The Texas Supreme Court sidestepped a ruling Friday on whether the state's embattled power grid operator ERCOT, which remains under fire following February's deadly blackouts, can be sued.
The 5-4 decision comes a month after one of the worst power outages in U.S. history, which left millions of people without electricity for days in subfreezing weather. More than 50 people died, a toll that authorities say will likely climb as autopsies are completed.
The ruling was criticized by Chief Justice Nathan Hecht, who called it wasting "everyone's time" at a moment when interest is high following the storm. The question of whether the Electric Reliability Council of Texas is immune to lawsuits was raised not by the recent blackouts but by an unrelated case that has dragged on for years.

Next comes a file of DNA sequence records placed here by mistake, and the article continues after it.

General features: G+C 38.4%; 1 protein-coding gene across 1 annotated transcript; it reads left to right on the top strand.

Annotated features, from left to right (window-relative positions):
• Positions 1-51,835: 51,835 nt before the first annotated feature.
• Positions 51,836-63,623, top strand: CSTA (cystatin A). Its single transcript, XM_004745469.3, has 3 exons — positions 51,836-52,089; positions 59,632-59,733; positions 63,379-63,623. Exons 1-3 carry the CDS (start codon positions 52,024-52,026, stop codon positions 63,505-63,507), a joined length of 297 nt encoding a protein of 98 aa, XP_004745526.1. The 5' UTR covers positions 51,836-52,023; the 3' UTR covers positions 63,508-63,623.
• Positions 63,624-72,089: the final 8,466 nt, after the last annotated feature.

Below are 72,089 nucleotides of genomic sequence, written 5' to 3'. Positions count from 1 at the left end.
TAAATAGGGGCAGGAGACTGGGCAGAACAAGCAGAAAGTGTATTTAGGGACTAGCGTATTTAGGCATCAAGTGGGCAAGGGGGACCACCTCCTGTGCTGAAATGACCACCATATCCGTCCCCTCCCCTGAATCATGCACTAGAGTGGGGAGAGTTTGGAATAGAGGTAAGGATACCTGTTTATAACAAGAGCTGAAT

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The majority ruled that they had no jurisdiction in that case, making any determination moot.
Wrongful death lawsuits have piled up since the storm, and ERCOT faces an overhaul from state lawmakers. Outgoing CEO Bill Magness has claimed the outages were necessary to avert an event more catastrophic blackout that could have lasted for months.
Magness was fired, and several ERCOT board members have also resigned.